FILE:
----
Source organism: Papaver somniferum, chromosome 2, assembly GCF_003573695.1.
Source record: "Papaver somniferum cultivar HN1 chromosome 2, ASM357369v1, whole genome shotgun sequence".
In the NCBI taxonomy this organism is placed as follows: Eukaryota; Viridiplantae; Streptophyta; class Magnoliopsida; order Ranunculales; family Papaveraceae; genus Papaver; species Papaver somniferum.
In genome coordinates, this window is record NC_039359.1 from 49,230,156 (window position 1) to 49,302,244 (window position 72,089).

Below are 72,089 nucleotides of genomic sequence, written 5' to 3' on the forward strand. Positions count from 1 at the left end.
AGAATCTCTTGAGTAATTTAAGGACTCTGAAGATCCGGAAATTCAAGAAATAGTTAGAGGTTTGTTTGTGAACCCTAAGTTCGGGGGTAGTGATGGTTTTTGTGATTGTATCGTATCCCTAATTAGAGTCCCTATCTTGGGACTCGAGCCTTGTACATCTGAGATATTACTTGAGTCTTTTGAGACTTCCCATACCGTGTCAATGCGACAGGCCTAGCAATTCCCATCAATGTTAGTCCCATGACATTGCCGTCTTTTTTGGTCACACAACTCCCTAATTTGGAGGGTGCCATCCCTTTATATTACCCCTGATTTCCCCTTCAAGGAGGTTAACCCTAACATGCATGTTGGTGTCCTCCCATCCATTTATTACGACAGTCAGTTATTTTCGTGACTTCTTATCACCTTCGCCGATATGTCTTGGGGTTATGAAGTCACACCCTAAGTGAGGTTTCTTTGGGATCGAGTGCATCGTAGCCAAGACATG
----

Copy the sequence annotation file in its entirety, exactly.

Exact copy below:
Source organism: Papaver somniferum, chromosome 2, assembly GCF_003573695.1.
Source record: "Papaver somniferum cultivar HN1 chromosome 2, ASM357369v1, whole genome shotgun sequence".
In the NCBI taxonomy this organism is placed as follows: Eukaryota; Viridiplantae; Streptophyta; class Magnoliopsida; order Ranunculales; family Papaveraceae; genus Papaver; species Papaver somniferum.
In genome coordinates, this window is record NC_039359.1 from 49,230,156 (window position 1) to 49,302,244 (window position 72,089).

Below are 72,089 nucleotides of genomic sequence, written 5' to 3' on the forward strand. Positions count from 1 at the left end.
AGAATCTCTTGAGTAATTTAAGGACTCTGAAGATCCGGAAATTCAAGAAATAGTTAGAGGTTTGTTTGTGAACCCTAAGTTCGGGGGTAGTGATGGTTTTTGTGATTGTATCGTATCCCTAATTAGAGTCCCTATCTTGGGACTCGAGCCTTGTACATCTGAGATATTACTTGAGTCTTTTGAGACTTCCCATACCGTGTCAATGCGACAGGCCTAGCAATTCCCATCAATGTTAGTCCCATGACATTGCCGTCTTTTTTGGTCACACAACTCCCTAATTTGGAGGGTGCCATCCCTTTATATTACCCCTGATTTCCCCTTCAAGGAGGTTAACCCTAACATGCATGTTGGTGTCCTCCCATCCATTTATTACGACAGTCAGTTATTTTCGTGACTTCTTATCACCTTCGCCGATATGTCTTGGGGTTATGAAGTCACACCCTAAGTGAGGTTTCTTTGGGATCGAGTGCATCGTAGCCAAGACATG